Ironically the basis of that incredible prosperity may not have complacency but on the contrary, a constant vigilance over its fragile existence.  Business as usual looked easy because the Old Ones had the habit of putting another log upon the fire to keep the dark things away.  Now that our new leaders have said ”let the last ember go out.  Those needless fires put out too much CO2. There is nothing to fear out there”, we are beginning to have our doubts and yet aware it’s too late to go back now.

Now we get to find out the truth about whether there are wolves out there.  The answer will alter us.  History tells us that events always transform men.  They never leave them unchanged.  William Halsey recorded the effect of the 40s on his generation when he said “there are no extraordinary men… just extraordinary circumstances that ordinary men are forced to deal with.”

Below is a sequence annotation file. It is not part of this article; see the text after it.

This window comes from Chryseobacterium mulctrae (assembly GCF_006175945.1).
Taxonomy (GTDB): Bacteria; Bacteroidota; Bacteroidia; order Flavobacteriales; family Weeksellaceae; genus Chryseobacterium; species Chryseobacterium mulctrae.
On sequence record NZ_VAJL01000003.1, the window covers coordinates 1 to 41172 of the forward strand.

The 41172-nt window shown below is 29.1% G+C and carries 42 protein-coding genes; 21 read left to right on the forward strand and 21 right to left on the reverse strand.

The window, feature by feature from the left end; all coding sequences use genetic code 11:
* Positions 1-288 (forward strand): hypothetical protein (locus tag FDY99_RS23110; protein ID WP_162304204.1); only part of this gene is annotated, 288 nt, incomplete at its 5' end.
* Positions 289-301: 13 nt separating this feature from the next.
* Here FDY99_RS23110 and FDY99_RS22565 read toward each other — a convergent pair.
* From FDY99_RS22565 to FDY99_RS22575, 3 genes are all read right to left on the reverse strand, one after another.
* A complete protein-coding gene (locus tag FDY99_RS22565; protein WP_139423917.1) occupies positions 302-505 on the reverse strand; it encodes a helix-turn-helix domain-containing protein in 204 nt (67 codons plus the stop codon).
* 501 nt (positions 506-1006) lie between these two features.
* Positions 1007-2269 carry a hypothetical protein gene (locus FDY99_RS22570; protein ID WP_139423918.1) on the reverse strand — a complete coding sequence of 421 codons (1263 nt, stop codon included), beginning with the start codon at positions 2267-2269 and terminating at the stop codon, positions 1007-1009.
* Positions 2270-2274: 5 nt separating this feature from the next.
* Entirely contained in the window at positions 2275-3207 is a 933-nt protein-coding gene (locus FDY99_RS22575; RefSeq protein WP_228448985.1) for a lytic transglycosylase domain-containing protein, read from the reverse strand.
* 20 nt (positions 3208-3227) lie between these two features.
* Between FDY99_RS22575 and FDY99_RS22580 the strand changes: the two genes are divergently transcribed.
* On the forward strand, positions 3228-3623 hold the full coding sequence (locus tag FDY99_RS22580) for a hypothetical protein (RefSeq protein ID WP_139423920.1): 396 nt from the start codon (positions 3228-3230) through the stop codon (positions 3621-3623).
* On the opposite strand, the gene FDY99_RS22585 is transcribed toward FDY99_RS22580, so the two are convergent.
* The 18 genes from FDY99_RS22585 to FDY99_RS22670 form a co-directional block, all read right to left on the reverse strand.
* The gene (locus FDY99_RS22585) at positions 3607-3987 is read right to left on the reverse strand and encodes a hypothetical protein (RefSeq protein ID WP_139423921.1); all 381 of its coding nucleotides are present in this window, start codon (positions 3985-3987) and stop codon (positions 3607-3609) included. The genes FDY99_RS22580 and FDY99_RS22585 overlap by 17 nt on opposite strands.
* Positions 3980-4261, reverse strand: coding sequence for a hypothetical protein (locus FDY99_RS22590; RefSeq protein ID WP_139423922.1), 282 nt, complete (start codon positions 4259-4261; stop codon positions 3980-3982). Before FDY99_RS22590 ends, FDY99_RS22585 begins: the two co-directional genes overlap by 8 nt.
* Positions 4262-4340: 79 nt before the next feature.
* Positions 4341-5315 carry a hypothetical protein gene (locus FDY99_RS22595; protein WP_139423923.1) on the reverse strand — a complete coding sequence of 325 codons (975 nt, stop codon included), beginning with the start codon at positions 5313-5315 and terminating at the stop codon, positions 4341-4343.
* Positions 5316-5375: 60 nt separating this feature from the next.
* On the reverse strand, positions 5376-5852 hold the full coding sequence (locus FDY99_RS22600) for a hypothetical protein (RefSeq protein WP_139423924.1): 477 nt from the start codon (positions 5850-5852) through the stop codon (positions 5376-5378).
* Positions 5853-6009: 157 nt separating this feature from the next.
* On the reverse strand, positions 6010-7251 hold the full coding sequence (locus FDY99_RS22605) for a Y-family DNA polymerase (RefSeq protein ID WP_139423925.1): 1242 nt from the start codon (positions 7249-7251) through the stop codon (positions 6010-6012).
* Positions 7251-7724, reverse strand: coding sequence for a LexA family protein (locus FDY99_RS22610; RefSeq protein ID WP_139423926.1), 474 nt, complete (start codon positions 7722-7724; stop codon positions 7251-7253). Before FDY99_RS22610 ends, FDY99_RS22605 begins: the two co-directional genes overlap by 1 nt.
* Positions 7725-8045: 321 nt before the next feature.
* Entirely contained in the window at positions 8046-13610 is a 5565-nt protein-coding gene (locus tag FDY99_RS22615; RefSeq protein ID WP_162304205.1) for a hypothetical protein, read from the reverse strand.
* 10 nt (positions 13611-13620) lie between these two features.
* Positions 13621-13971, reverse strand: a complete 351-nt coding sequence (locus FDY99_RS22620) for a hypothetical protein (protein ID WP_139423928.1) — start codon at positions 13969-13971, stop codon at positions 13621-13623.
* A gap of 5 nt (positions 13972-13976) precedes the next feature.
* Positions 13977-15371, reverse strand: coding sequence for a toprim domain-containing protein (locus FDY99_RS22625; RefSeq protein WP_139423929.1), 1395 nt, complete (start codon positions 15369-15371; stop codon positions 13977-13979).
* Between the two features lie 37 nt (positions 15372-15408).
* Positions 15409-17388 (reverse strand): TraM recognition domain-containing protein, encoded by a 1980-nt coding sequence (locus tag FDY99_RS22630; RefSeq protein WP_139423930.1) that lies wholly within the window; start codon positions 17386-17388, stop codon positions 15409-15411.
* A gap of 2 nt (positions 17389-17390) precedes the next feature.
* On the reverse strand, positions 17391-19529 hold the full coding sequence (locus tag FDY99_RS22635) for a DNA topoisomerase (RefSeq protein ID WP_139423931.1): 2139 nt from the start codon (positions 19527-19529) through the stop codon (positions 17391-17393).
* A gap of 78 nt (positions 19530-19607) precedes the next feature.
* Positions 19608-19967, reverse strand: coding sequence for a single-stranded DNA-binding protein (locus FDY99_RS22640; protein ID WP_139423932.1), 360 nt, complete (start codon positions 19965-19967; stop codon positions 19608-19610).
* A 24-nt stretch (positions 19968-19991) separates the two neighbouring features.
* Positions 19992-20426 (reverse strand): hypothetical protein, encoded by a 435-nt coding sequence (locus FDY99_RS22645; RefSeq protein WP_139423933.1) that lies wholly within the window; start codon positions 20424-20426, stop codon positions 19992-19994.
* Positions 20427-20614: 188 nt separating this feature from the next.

He's optimistic, despite the challenges.
The years since the fall of the Berlin Wall have been characterized by a futile attempt to buy stability through risk sharing.  There was no crisis, which if sufficiently enlarged, could not be solved. Yet it failed. In an era of rapid change emergent risks can no longer be spread.  Survival will depend not upon building a bigger boat but making the right choices.

This breaks politics, especially redistributive and identity politics and hence the politicians have not accepted that yet.  But they will, and relatively soon.  The next decade will be hard; and our only consolation will be that if we win through we will be better men and freer too.